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TOPIC: Using the Variable Thickness Stone Adapters

Using the Variable Thickness Stone Adapters 1 month 3 weeks ago #18158

  • razoredgeknives
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tcmeyer wrote:

Further info on how I converted my WE stone blocks available on request.

I am waiting on the tutorial similar to this thread! ;)

So tom, what if you just drilled down just enough to seat the bushing but didn't drill the WE paddle all the way through? then you wouldn't have to worry about it slipping off the end of the rod on the shorter arms, right?
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Using the Variable Thickness Stone Adapters 1 month 3 weeks ago #18171

  • GibCurry
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razoredgeknives wrote:
GibCurry wrote:
I've just figured some things out about my little digital microscope and now get a clearer image of what havoc I have been wreaking on my blades! Wow.

hey Gib you should examine your tips under your new scope ;) i found that mine looked horrendous!

........
:pinch: :blush: :oops: :unsure: :dry: :huh:

Ouch..... Oh, God. Do I have to? Sheessshhh, now the little pointy part has to be perfect! :S
~~~~

For Now,

Gib

Φ

"Things work out best for those who make the best out of the way things work out."

"My goal is to be a good, practical knife sharpener. My dream is to polish molecules."
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Using the Variable Thickness Stone Adapters 1 month 3 weeks ago #18179

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Quote from Razoredge:
"So tom, what if you just drilled down just enough to seat the bushing but didn't drill the WE paddle all the way through? then you wouldn't have to worry about it slipping off the end of the rod on the shorter arms, right?"

I suppose you could do it if you had a very long drill bit or reamer. The problem is that the hole has to line up almost perfectly with the centers of the bushings. From my experience, the chances of the counter-bores being concentric with the thru-bores is nil. The factory bores are too sloppy to let you find exact center. And if you're off by a 32nd of an inch, you lose the advantage of not over-running the end of the rod. I considered drilling the bore out after mounting the bushings (your drill would be held concentric to the bushing bore), but if part of the bore was out of line, the rod would catch it and it'd just be annoying. So I just tossed that idea out and went with 2" longer rods. I had to buy a 1/4-28 die for about $10, but money isn't an issue for me. No debts, no other filthy habits.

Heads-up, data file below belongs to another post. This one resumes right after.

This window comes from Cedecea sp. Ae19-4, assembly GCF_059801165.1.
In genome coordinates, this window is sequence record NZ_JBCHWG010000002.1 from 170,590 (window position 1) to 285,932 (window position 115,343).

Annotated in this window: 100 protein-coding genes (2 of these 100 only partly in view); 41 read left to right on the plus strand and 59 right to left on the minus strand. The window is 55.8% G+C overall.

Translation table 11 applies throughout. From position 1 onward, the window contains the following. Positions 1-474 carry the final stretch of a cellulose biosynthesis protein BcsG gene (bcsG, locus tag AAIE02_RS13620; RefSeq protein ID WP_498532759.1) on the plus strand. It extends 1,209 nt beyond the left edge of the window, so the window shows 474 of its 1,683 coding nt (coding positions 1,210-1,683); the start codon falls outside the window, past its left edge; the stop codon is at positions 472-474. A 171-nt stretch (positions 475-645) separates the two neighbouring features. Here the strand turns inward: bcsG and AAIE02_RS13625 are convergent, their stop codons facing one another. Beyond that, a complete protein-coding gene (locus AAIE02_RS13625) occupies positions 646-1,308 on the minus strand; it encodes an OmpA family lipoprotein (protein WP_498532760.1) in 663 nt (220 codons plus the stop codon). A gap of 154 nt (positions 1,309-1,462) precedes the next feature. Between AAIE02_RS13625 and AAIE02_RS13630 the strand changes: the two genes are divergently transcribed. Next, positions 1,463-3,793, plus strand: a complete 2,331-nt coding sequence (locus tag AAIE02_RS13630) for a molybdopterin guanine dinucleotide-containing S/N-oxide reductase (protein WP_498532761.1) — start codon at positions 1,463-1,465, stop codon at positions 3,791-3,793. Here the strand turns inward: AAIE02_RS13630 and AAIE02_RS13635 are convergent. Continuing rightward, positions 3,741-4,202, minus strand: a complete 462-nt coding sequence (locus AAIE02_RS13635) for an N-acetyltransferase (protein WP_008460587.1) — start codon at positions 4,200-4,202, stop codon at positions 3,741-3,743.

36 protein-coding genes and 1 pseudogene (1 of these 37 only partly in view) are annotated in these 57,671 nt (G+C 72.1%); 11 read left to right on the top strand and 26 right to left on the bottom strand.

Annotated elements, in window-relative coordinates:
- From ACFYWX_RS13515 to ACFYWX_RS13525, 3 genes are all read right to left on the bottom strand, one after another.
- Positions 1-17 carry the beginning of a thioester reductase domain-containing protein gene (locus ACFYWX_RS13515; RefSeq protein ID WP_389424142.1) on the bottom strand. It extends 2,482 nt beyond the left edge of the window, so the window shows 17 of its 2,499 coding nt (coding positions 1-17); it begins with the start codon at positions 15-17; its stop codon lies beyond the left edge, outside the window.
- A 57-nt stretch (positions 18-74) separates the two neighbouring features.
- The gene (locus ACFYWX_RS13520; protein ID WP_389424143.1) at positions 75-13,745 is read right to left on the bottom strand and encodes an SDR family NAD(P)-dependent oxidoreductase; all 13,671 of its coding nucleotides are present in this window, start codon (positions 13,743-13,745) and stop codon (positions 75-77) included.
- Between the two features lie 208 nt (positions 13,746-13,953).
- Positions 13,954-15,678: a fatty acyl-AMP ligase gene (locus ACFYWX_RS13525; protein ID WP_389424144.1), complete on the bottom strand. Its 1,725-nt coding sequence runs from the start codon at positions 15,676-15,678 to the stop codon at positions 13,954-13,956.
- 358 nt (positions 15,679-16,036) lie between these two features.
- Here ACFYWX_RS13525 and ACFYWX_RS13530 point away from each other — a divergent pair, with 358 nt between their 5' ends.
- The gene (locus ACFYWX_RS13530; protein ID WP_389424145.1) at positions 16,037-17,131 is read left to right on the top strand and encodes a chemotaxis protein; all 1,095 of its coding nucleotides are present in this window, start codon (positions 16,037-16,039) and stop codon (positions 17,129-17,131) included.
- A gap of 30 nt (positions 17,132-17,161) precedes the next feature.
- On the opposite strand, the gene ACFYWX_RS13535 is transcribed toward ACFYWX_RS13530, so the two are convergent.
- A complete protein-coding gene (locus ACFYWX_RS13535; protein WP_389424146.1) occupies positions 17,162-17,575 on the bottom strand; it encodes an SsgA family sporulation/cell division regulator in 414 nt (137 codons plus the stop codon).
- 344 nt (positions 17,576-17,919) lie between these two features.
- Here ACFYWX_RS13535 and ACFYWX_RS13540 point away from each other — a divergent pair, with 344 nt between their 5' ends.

If Clay is OK with me posting an explanation of my process, I'll be glad to do so. Having been in a business with a lot of intellectual property and having a loyal nature, I'm sensitive to posting alternative solutions on the guy's own web site. My method is the equivalent of teaching the reader how to make his own handles - which I did before WE offered glass blocks. Otherwise, I'll be glad to put something together and e-mail it to you. Gimme a couple of days.

Tom
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Using the Variable Thickness Stone Adapters 1 month 3 weeks ago #18181

  • Geocyclist
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Does the VTSA set screw go into a divot? I assume no or else fine adjustment would not be possible. By fine adjustment I mean being able to set it the first time perfectly flush with the first stone. I know you don't move it after initial setup. I ask only because from the photos I see it looks like it does.

Tom, great write up. Well written and good photos. This should go in the Wiki. B)
Last Edit: 1 month 3 weeks ago by Geocyclist.
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Using the Variable Thickness Stone Adapters 1 month 3 weeks ago #18182

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wickededge wrote:
tcmeyer wrote:
I'm still waiting to hear if you other OCD-types are using the VSTA's in the same way.

I was thinking that maybe I'm seeing results which are related to my modified stones, and that maybe it doesn't pay to do this with standard, unmodified stones.

???? Or do you see any holes in my methodology?

I've talked to a few people who are reporting very similar methods with similar results - surprisingly much better edges.

Not only does the VTSA allow for consistent stone setting, it throws out the inaccuracy of the angle cube. Every time the angle is used there is more potential inaccuracy introduced. Both from the cube itself, and possibly front the user. I remember previous discussions about the cube only being accurate to +/- 0.1 to 0.3 degrees. I am both surprised and delighted to hear that the VSTA gets better results. This tells me that that little bit of slop eliminated does make a difference. If you see it in cutting performance that is a real gain.

Also there are lazy people like myself. I use the cube for each stone type, but not every grit. So I use it once for diamonds, water stones, then strops, but not every grit. With the VSTA you can easily check every stone used.